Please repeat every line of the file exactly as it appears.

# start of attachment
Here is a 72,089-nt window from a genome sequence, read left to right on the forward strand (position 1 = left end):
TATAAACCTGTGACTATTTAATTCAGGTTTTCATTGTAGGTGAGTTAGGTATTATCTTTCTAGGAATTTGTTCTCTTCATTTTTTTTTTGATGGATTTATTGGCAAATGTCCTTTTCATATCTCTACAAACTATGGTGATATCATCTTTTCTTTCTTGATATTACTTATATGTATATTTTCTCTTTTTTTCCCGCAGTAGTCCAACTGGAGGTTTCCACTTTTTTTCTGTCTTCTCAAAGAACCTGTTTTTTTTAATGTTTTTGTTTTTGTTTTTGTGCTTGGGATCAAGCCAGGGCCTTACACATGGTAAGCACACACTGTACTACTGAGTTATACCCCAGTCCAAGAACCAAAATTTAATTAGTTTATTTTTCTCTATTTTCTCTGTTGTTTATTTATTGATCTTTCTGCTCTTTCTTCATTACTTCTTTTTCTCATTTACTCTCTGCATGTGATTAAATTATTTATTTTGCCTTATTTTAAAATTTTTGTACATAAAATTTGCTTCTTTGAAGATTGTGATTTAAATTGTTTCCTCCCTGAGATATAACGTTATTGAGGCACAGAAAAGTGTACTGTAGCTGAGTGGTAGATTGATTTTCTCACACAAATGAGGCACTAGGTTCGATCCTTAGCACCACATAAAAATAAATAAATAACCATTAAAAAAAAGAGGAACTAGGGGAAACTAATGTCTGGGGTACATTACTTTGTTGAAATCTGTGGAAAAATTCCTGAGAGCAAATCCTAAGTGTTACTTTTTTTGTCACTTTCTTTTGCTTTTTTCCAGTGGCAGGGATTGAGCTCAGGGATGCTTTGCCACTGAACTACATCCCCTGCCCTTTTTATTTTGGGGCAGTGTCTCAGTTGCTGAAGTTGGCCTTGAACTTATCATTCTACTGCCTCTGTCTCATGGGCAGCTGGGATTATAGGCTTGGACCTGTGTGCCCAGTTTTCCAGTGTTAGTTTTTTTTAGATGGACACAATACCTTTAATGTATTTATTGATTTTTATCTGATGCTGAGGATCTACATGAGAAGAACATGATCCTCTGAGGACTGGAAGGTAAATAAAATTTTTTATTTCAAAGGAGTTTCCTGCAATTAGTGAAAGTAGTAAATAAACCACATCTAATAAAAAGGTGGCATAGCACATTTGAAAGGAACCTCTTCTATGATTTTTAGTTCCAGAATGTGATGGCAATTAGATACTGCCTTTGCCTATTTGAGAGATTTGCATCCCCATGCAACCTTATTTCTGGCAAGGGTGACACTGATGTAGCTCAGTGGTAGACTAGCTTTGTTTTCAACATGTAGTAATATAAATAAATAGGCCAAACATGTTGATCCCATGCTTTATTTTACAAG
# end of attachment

Here is a 72,089-nt window from a genome sequence, read left to right on the forward strand (position 1 = left end):
TATAAACCTGTGACTATTTAATTCAGGTTTTCATTGTAGGTGAGTTAGGTATTATCTTTCTAGGAATTTGTTCTCTTCATTTTTTTTTTGATGGATTTATTGGCAAATGTCCTTTTCATATCTCTACAAACTATGGTGATATCATCTTTTCTTTCTTGATATTACTTATATGTATATTTTCTCTTTTTTTCCCGCAGTAGTCCAACTGGAGGTTTCCACTTTTTTTCTGTCTTCTCAAAGAACCTGTTTTTTTTAATGTTTTTGTTTTTGTTTTTGTGCTTGGGATCAAGCCAGGGCCTTACACATGGTAAGCACACACTGTACTACTGAGTTATACCCCAGTCCAAGAACCAAAATTTAATTAGTTTATTTTTCTCTATTTTCTCTGTTGTTTATTTATTGATCTTTCTGCTCTTTCTTCATTACTTCTTTTTCTCATTTACTCTCTGCATGTGATTAAATTATTTATTTTGCCTTATTTTAAAATTTTTGTACATAAAATTTGCTTCTTTGAAGATTGTGATTTAAATTGTTTCCTCCCTGAGATATAACGTTATTGAGGCACAGAAAAGTGTACTGTAGCTGAGTGGTAGATTGATTTTCTCACACAAATGAGGCACTAGGTTCGATCCTTAGCACCACATAAAAATAAATAAATAACCATTAAAAAAAAGAGGAACTAGGGGAAACTAATGTCTGGGGTACATTACTTTGTTGAAATCTGTGGAAAAATTCCTGAGAGCAAATCCTAAGTGTTACTTTTTTTGTCACTTTCTTTTGCTTTTTTCCAGTGGCAGGGATTGAGCTCAGGGATGCTTTGCCACTGAACTACATCCCCTGCCCTTTTTATTTTGGGGCAGTGTCTCAGTTGCTGAAGTTGGCCTTGAACTTATCATTCTACTGCCTCTGTCTCATGGGCAGCTGGGATTATAGGCTTGGACCTGTGTGCCCAGTTTTCCAGTGTTAGTTTTTTTTAGATGGACACAATACCTTTAATGTATTTATTGATTTTTATCTGATGCTGAGGATCTACATGAGAAGAACATGATCCTCTGAGGACTGGAAGGTAAATAAAATTTTTTATTTCAAAGGAGTTTCCTGCAATTAGTGAAAGTAGTAAATAAACCACATCTAATAAAAAGGTGGCATAGCACATTTGAAAGGAACCTCTTCTATGATTTTTAGTTCCAGAATGTGATGGCAATTAGATACTGCCTTTGCCTATTTGAGAGATTTGCATCCCCATGCAACCTTATTTCTGGCAAGGGTGACACTGATGTAGCTCAGTGGTAGACTAGCTTTGTTTTCAACATGTAGTAATATAAATAAATAGGCCAAACATGTTGATCCCATGCTTTATTTTACAAG